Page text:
“Other apologies must be offered to other people who will be understandably disappointed in their representations in this book,” Wilson hand wrote in an editor’s note to the yearbook. “My only excuse was a temporary cynical pessimism. You may hold me personally and entirely responsible for a yearbook that was at best poorly executed.”

The 1972 yearbook was meant to be different and to shock people and Wilson said the staff was happy with what they made.

“We produced a visually rollicking, messy little ‘manifesto,’” Wilson said. “We were quite proud of what our band of social misfits had produced, of the artistic statement we had made.”

The rest of the campus community, however, did not share this sentiment.

Repercussions from the Revolution

Ray Gasperson, SGA president for the school year, launched a full investigation of the yearbook. According to the Report to the Senate on Investigation of Summit, Gasperson “charged this committee with thoroughly investigating the Summit, organizationally and economically.”

Within the investigation, several members of the Summit staff, including Wilson, Cooke and Tony Bradley, the student editor of the faculty photo pages, were invited to testify on the importance of the yearbook.

Looking back on the experience, Bradley said he thought the yearbook was indicative of the times.

“I attended UNCA from 1969 to 1972. It is always difficult to look at the past without the monster of nostalgia raising its head,” Bradley said. “The times were both innocent and torn with the Vietnam war always present. I met a group of diverse and interesting people including professors who weren’t too much older than students.”

Though the SGA seemed to think the yearbook was a direct insult to the university, Bradley said there was never any animosity to the school, just irreverence.

Wilson agreed, though he does note that at times the staff was rather juvenile in the way they handled things.

“We weren’t altogether successful in many ways,” Wilson said. “For example, we grew tired of trying to get uncooperative faculty groups together for photo shoots and just dropped the same picture with the same random stagger page after page, each captioned with the name of the department who hadn’t shown up. We abandoned any preconceptions about the purpose of a yearbook.”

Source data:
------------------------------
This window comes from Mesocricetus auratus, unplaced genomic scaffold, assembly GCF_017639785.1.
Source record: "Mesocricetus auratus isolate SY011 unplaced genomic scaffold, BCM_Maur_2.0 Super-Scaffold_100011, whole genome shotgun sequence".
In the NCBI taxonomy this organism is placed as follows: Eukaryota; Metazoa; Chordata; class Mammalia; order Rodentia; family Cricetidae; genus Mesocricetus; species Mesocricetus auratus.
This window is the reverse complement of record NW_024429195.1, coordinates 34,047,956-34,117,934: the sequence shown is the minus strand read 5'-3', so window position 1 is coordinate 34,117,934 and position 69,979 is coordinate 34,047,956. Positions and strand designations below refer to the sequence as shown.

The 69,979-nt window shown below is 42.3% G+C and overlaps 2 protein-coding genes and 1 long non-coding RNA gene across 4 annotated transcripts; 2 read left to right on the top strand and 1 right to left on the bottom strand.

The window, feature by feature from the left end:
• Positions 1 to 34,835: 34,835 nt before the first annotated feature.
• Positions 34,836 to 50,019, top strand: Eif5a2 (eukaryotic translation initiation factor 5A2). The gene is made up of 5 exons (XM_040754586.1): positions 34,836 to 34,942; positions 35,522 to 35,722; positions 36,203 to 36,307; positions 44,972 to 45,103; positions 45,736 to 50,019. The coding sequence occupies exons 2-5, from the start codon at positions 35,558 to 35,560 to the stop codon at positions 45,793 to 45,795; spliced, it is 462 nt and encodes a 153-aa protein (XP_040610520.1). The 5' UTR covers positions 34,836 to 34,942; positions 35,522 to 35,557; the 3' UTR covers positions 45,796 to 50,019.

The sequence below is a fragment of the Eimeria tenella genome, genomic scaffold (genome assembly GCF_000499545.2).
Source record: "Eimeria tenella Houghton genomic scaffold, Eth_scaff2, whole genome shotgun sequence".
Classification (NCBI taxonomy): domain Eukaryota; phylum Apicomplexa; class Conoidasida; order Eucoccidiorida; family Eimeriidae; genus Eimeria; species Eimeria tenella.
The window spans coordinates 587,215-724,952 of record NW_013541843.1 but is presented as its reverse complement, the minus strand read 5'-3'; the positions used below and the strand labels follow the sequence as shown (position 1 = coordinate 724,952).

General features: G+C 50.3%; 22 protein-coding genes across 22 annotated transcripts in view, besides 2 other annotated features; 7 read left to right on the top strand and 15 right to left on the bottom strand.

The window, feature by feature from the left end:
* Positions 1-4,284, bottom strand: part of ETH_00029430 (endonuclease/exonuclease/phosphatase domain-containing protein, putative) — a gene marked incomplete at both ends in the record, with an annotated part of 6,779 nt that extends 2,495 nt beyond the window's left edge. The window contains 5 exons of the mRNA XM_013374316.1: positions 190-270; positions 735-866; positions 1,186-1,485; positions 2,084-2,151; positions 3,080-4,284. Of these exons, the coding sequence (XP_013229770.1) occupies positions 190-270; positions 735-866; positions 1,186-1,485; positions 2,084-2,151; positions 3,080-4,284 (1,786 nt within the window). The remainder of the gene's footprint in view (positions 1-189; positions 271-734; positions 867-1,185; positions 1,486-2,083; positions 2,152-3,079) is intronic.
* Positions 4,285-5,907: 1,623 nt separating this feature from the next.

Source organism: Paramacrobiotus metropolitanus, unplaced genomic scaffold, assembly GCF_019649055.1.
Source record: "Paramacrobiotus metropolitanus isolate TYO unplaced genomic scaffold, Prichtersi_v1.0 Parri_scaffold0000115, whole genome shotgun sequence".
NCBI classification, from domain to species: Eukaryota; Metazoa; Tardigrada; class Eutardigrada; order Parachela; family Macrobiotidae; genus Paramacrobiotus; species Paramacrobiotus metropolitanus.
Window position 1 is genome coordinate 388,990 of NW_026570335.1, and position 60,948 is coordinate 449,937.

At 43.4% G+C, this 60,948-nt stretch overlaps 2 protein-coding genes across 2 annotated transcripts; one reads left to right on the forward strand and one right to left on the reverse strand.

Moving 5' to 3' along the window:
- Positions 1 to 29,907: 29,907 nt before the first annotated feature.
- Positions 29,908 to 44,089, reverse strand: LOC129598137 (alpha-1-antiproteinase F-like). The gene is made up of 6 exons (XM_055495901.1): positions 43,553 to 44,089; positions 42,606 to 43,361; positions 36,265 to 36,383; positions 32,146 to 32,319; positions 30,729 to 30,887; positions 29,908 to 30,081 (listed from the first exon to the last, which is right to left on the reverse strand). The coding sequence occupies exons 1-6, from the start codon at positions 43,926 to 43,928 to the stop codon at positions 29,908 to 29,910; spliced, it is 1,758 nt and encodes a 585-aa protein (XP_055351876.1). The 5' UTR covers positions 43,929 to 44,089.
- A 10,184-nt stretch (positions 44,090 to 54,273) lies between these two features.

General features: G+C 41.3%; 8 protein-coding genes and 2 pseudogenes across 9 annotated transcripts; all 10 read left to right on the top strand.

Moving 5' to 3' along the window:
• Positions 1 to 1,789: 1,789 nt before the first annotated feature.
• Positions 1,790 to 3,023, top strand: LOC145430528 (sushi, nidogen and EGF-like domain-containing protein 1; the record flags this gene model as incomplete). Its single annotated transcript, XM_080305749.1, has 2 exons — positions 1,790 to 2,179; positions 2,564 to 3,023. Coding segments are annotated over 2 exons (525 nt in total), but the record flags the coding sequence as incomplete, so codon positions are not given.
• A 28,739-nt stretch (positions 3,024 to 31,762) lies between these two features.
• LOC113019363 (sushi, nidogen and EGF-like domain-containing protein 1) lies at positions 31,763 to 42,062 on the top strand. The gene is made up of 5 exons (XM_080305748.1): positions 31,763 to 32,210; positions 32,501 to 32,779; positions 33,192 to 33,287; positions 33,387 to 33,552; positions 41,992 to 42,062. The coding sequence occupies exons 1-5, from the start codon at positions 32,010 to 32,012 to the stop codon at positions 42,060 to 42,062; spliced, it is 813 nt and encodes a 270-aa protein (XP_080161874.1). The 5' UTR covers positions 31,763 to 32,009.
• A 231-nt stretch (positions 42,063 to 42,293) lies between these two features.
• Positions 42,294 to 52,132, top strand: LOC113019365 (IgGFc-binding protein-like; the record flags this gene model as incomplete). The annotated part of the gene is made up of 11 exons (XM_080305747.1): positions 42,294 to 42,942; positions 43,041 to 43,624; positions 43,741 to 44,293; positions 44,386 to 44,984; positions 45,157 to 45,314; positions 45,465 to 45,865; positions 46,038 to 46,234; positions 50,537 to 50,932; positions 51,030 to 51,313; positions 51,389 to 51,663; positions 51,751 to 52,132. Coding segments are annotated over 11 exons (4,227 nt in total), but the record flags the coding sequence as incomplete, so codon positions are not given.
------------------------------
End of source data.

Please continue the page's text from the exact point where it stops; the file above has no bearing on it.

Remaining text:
This abandonment was something Gasperson and his administration took specific issue with. The report suggested that the purpose of a yearbook was to capture the school year. With Wilson’s version of the Summit, SGA did not feel as if the year was captured accurately.

“It was roundly and universally panned,” Wilson said. “Students accustomed as they were in those days to raising a stink about their grievances complained loudly, feeling that their fees had been grossly misspent. I heard — though never confirmed — that some number of the books had actually been burned in a dormitory courtyard.”

A poll conducted by the investigation team showed that, out of 323 students surveyed, 32 called for the abolition of the yearbook all together. However, over half of the students wanted aA photo the art faculty, and the noticeably missing physics faculty in the 1972 "Summit." yearbook the next year, but only if it returned to its traditional state.

“What I will absolutely stand by is that for a couple of years the UNCA art department commandeered a tired, conservative enterprise and made it wholly, uncompromisingly their own,” Wilson said. “I’ll wager no one has dared repeat the experiment since.”

All copies of the Summit—including from 1971 and 1972—are available online through the University Archives.